A rare multi-coloured sea slug has been seen in UK waters for the first time.
A specimen of Babakina anadoni, which is only 2 centimetres long, was found by a diver off the coast of the Scilly Isles this month.
Allen Murray, a volunteer “sea searcher” for the Cornwall Wildlife Trust, made the discovery while diving near Melledgan, an uninhabited rock island in the archipelago.
He was taking part in the trust’s National Marine Week, and his photograph of the sea slug is the first confirmed record of the species in the UK, the Cornwall Wildlife Trust said.
It has been sighted only a handful of times elsewhere, mainly along the west coast of Spain and further south in the Atlantic, the trust said.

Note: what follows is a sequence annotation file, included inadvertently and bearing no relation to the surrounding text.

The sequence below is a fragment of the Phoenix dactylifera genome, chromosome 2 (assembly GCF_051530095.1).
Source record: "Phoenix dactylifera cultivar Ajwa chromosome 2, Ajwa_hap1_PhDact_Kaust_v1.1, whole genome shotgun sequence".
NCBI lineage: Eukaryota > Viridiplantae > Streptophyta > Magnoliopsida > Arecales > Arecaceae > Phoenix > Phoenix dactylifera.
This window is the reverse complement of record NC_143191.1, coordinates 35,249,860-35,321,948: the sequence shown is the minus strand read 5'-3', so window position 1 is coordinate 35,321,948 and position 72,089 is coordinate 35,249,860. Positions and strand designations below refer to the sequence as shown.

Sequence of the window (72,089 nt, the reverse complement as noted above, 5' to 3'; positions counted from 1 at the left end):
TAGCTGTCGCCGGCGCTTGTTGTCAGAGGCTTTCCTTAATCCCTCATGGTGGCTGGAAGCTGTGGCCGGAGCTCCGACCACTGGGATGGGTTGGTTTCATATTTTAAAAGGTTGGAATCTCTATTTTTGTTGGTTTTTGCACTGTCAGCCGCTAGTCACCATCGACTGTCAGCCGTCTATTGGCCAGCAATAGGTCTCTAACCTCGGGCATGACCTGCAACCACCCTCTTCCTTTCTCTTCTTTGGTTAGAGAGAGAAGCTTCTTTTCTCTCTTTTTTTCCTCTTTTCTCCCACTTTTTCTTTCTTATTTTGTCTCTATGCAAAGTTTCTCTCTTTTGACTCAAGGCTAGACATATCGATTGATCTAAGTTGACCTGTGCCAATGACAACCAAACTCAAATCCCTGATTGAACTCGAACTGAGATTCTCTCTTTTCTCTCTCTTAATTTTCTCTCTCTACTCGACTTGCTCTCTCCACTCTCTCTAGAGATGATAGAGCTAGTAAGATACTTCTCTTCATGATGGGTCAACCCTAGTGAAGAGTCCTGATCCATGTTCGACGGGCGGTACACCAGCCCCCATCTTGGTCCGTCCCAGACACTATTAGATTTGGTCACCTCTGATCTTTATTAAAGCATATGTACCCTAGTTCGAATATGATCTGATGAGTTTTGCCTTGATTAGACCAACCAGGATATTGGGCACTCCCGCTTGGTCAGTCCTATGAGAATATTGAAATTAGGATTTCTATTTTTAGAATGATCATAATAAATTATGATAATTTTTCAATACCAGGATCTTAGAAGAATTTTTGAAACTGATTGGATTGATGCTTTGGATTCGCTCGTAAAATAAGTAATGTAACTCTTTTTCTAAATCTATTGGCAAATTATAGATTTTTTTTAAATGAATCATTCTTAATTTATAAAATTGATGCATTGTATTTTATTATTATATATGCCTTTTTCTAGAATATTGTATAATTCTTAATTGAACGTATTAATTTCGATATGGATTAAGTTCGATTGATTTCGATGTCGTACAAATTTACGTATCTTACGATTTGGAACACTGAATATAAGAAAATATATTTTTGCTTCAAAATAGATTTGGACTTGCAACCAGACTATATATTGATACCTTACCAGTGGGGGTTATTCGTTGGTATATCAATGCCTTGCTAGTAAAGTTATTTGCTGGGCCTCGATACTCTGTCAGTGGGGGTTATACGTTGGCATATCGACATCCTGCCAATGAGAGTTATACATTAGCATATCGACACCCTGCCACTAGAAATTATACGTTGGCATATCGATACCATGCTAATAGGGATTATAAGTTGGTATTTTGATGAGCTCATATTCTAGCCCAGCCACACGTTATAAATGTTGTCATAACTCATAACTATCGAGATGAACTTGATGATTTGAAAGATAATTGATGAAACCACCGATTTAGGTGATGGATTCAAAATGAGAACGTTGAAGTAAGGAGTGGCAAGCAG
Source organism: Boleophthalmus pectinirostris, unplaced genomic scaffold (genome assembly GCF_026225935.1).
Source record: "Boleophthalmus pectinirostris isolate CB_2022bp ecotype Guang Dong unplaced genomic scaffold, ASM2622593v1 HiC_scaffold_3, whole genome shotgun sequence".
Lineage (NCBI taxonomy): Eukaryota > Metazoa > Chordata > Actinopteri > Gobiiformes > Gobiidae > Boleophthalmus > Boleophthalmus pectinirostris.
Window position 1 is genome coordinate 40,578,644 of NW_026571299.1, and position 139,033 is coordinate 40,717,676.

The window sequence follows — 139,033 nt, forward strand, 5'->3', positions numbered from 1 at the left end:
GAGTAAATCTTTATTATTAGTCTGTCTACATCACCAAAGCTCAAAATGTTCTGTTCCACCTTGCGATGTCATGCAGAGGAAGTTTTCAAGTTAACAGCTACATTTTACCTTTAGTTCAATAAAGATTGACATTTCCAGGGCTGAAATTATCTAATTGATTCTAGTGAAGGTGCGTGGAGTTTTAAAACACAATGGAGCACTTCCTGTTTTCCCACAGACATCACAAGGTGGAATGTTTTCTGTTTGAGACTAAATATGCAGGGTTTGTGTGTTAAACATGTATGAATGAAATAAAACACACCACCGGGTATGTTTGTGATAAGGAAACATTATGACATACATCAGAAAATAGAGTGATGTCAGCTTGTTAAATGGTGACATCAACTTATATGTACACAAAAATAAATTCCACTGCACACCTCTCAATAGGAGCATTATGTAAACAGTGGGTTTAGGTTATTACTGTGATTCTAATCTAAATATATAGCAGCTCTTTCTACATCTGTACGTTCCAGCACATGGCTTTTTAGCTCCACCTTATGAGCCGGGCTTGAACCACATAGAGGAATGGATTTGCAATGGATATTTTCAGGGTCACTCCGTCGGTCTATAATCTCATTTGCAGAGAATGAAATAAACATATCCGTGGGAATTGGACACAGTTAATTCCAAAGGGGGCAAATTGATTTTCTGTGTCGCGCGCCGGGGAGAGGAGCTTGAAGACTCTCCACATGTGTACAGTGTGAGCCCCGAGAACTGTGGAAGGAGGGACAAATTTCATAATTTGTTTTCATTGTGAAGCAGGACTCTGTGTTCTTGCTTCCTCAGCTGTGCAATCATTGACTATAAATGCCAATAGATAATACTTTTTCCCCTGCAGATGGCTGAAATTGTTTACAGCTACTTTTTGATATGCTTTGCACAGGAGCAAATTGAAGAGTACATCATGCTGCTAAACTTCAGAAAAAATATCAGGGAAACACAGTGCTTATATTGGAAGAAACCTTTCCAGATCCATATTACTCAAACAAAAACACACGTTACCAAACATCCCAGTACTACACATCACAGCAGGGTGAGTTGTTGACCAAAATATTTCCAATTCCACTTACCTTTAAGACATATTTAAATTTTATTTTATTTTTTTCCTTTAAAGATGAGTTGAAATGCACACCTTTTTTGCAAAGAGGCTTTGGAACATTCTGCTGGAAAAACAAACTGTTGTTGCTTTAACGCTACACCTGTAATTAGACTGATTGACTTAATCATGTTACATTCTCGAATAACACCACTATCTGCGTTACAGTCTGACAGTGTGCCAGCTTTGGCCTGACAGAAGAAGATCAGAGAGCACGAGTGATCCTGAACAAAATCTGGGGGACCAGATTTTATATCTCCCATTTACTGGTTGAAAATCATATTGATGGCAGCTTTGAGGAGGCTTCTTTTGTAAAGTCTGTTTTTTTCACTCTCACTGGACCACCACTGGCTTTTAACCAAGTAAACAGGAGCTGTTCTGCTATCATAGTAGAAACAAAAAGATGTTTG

The slug is a member of the aeolid nudibranch family, characterised by bright colours and unusual shapes.
Matt Slater, marine conservation officer at Cornwall Wildlife Trust and co-ordinator of the Seasearch programme, said: “What an incredible find! We were extremely excited to hear about the sighting of this colourful nudibranch — a species that we believe has never been recorded in the UK before.
“It’s one of the prettiest sea slugs I’ve seen and, given it’s less than half the size of your little finger, it’s amazing Allen spotted it at all.
"There’s still so much out there that we don’t know about our marine environment.
“Records like this from our Seasearch divers are vital in helping us understand and better protect our seas.”
Lucy McRobert, communications manager at Isles of Scilly Wildlife Trust, said: “We never cease to be amazed at the wildlife turning up in Scillonian waters.
“From rare and beautiful nudibranchs to violet sea snails to great whales like humpbacks and fins, every time we dive beneath the surface we learn and see something new.”